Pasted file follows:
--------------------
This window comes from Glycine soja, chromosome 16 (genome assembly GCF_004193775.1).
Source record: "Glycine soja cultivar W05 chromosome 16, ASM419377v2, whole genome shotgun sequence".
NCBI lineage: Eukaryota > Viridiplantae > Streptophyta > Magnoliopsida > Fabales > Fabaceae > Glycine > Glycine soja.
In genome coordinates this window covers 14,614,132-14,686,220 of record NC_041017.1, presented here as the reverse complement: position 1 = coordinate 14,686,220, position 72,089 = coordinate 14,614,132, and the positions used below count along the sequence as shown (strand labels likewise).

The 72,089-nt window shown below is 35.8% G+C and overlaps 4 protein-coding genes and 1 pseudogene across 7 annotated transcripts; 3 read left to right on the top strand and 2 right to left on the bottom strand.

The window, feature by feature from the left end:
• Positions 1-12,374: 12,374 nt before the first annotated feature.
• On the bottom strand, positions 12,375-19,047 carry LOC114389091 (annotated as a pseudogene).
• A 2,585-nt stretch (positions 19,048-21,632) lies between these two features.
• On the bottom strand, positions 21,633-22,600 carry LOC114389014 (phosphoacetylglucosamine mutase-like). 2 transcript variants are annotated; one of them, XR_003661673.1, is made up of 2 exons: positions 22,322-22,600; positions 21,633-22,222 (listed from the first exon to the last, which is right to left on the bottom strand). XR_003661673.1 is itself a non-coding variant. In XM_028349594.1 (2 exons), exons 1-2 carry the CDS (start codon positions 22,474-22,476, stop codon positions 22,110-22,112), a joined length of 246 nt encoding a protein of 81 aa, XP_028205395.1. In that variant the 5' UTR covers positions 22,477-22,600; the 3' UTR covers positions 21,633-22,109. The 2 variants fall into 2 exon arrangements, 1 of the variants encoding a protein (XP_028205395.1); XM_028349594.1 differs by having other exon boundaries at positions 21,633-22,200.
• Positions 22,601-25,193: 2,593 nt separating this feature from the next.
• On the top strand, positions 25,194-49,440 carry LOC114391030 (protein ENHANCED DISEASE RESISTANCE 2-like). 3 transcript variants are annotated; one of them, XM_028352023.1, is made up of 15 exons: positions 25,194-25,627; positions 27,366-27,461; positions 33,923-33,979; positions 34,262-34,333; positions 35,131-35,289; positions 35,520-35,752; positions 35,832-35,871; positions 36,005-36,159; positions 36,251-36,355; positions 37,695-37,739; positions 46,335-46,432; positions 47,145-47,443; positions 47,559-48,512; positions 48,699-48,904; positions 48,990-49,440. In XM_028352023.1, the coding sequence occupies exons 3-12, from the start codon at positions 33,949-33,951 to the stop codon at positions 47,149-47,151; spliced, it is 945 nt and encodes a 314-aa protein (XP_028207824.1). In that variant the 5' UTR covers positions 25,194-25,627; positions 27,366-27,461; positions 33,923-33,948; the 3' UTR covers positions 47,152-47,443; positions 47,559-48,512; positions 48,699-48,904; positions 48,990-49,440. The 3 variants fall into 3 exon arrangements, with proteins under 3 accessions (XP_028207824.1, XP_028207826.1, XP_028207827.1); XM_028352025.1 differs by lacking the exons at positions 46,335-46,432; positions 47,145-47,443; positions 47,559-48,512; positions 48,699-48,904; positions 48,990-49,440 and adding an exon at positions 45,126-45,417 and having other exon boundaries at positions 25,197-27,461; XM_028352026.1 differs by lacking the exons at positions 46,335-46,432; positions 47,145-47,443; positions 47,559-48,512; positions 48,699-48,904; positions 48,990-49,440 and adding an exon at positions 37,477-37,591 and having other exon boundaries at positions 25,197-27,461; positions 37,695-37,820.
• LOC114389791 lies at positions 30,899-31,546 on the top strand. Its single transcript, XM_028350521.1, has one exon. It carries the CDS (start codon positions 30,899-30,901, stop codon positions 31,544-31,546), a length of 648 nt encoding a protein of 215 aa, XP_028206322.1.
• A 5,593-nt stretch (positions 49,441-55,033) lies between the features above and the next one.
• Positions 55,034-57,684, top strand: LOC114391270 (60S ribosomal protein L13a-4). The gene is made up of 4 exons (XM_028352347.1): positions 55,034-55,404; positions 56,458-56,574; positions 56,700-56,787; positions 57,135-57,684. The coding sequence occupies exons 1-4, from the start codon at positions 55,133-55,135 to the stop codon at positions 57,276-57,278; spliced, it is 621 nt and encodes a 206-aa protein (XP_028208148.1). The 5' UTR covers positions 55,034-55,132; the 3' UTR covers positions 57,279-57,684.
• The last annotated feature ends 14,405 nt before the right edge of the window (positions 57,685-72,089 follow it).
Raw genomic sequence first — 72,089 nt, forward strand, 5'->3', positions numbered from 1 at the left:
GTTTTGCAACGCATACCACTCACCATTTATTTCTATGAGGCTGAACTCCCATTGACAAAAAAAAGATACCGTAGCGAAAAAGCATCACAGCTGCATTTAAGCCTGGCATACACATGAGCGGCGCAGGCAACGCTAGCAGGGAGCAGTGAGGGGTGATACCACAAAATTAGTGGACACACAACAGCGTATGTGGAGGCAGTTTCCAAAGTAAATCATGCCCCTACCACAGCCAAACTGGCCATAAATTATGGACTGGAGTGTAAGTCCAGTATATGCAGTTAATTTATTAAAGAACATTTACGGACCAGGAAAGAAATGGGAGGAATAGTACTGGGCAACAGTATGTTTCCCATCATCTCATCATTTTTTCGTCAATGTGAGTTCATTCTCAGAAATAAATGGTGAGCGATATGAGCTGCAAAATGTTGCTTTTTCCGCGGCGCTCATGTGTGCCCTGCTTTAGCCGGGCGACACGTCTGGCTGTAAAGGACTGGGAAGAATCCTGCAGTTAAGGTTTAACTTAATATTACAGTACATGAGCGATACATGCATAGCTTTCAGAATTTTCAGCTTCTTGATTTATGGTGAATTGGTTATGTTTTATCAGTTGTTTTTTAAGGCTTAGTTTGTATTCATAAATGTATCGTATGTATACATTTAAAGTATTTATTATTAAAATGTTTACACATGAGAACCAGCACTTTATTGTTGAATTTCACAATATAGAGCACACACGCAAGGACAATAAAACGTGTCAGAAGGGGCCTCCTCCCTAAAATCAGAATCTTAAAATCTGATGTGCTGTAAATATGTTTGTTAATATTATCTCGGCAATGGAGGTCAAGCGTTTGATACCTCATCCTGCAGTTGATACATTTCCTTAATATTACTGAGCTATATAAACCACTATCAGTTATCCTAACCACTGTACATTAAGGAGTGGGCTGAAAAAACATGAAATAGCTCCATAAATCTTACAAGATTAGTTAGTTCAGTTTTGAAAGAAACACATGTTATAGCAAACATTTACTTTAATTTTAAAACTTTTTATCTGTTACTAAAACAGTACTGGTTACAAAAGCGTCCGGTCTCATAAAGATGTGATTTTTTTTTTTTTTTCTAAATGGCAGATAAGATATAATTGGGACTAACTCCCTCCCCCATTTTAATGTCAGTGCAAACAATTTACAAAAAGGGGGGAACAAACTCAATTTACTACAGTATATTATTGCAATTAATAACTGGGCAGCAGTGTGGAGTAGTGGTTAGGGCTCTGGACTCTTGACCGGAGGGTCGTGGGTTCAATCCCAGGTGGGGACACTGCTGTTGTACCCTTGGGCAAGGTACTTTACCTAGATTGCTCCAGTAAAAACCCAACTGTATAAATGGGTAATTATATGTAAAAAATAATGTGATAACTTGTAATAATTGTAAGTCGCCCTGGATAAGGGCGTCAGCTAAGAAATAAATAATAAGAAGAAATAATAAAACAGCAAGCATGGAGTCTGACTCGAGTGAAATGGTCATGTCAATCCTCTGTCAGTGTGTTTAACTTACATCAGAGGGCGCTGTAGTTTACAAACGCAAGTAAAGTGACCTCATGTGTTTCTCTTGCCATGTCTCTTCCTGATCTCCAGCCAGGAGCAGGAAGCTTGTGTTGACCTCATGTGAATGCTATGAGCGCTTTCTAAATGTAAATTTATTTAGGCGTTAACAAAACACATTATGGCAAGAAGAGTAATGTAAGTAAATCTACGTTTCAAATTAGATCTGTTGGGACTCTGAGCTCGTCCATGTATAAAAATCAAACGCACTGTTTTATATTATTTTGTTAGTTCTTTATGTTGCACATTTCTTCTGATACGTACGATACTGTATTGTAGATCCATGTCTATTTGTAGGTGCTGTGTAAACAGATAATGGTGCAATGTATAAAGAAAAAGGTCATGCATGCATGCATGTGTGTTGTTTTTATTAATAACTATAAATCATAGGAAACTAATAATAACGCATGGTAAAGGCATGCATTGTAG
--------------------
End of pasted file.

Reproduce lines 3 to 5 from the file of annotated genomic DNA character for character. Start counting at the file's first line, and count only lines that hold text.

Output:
NCBI lineage: Eukaryota > Viridiplantae > Streptophyta > Magnoliopsida > Fabales > Fabaceae > Glycine > Glycine soja.
In genome coordinates this window covers 14,614,132-14,686,220 of record NC_041017.1, presented here as the reverse complement: position 1 = coordinate 14,686,220, position 72,089 = coordinate 14,614,132, and the positions used below count along the sequence as shown (strand labels likewise).

The 72,089-nt window shown below is 35.8% G+C and overlaps 4 protein-coding genes and 1 pseudogene across 7 annotated transcripts; 3 read left to right on the top strand and 2 right to left on the bottom strand.